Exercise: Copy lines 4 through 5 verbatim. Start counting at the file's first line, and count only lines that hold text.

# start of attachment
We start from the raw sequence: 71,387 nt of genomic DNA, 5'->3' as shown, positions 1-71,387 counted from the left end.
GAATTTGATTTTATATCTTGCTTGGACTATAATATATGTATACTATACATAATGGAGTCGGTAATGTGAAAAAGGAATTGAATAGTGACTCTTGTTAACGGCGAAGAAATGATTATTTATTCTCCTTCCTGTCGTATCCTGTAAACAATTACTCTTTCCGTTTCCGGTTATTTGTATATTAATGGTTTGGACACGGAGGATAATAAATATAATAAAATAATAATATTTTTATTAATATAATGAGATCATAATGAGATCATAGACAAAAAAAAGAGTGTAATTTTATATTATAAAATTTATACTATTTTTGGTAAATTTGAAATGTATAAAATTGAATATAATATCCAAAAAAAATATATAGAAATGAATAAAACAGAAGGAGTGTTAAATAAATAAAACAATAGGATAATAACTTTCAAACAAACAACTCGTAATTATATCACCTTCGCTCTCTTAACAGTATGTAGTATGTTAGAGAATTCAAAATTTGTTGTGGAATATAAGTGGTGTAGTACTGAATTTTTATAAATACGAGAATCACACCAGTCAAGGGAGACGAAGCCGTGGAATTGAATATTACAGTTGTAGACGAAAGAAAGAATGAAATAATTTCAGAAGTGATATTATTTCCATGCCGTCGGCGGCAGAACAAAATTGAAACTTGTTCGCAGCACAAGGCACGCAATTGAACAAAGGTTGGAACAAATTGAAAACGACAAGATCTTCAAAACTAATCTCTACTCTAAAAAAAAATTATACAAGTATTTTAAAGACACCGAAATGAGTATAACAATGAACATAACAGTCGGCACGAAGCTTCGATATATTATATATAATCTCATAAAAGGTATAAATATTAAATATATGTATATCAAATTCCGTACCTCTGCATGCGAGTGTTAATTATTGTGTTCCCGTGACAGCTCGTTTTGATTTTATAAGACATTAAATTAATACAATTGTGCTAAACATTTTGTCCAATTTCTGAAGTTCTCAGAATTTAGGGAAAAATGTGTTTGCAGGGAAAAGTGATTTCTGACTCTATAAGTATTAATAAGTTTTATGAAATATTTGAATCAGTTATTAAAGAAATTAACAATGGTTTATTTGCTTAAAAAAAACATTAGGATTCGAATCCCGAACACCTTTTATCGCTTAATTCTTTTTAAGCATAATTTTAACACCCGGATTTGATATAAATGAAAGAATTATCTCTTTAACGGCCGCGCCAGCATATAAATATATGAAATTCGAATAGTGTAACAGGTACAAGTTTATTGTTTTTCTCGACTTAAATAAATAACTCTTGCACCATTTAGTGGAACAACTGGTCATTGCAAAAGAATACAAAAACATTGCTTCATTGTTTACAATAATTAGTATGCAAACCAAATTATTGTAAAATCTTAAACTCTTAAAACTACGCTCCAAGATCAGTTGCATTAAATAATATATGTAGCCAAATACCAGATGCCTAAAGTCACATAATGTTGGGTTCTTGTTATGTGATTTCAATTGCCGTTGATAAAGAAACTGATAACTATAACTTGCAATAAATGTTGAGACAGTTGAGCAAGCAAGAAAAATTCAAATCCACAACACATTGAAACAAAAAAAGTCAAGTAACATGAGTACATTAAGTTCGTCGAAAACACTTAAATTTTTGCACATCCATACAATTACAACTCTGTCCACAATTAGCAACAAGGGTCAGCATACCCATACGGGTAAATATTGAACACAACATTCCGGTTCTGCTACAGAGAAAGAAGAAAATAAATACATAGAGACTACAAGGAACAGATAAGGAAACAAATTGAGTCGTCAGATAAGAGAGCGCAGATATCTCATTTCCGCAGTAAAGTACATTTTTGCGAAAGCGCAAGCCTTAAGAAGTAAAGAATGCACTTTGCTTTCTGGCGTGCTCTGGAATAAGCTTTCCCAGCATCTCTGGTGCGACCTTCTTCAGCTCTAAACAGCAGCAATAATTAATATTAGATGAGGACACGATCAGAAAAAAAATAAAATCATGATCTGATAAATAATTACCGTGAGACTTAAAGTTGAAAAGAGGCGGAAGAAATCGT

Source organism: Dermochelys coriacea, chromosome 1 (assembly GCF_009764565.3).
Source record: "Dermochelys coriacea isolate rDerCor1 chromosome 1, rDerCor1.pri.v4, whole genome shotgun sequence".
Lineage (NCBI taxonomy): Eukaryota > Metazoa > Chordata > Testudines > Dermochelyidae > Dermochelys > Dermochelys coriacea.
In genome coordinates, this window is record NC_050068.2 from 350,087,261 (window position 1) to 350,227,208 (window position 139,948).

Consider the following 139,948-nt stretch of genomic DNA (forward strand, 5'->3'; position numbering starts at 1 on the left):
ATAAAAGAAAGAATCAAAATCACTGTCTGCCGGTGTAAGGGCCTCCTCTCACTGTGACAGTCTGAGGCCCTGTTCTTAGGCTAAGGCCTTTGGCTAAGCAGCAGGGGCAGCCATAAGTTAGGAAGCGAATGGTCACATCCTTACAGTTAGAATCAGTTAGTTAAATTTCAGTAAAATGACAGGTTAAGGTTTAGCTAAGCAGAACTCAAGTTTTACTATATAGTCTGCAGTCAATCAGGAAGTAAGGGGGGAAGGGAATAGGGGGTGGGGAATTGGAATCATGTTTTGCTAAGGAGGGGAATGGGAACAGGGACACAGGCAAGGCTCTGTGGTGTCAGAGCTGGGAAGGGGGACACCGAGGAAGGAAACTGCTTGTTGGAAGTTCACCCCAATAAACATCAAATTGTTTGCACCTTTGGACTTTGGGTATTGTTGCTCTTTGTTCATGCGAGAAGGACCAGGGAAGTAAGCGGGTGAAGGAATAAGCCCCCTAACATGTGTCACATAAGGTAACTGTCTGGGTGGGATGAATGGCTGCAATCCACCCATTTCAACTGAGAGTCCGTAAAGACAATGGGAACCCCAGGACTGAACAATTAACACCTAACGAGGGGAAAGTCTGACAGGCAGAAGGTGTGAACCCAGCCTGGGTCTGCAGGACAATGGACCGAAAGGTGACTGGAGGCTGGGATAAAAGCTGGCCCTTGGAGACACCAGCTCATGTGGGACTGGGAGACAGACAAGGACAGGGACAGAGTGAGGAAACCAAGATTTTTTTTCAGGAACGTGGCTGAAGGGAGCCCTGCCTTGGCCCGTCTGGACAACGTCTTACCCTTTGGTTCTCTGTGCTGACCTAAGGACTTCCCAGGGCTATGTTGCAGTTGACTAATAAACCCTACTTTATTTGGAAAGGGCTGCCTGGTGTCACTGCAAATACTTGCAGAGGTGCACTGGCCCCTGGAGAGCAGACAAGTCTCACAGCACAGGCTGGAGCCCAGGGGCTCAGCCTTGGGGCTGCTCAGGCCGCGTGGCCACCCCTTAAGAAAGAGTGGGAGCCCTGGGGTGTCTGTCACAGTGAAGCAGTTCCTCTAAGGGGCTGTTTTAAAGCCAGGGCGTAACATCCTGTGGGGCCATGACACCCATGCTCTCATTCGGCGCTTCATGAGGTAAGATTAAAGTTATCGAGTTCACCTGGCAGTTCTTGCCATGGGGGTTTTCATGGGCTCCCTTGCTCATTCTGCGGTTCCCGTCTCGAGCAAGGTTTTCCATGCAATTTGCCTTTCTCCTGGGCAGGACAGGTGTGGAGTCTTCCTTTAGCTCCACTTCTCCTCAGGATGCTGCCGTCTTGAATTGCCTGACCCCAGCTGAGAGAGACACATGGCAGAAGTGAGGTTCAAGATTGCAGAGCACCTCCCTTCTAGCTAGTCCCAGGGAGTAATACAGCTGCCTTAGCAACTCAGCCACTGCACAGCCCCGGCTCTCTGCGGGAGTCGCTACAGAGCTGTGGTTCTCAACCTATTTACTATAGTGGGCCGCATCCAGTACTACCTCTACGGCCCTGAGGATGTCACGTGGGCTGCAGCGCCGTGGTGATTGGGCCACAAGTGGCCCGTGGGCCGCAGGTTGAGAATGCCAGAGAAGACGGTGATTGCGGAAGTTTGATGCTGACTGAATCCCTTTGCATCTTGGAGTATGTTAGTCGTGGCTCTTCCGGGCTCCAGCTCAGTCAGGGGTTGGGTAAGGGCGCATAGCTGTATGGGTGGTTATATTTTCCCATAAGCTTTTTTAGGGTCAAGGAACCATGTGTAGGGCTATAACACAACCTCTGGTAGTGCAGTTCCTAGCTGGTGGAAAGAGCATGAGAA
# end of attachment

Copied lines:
Source record: "Dermochelys coriacea isolate rDerCor1 chromosome 1, rDerCor1.pri.v4, whole genome shotgun sequence".
Lineage (NCBI taxonomy): Eukaryota > Metazoa > Chordata > Testudines > Dermochelyidae > Dermochelys > Dermochelys coriacea.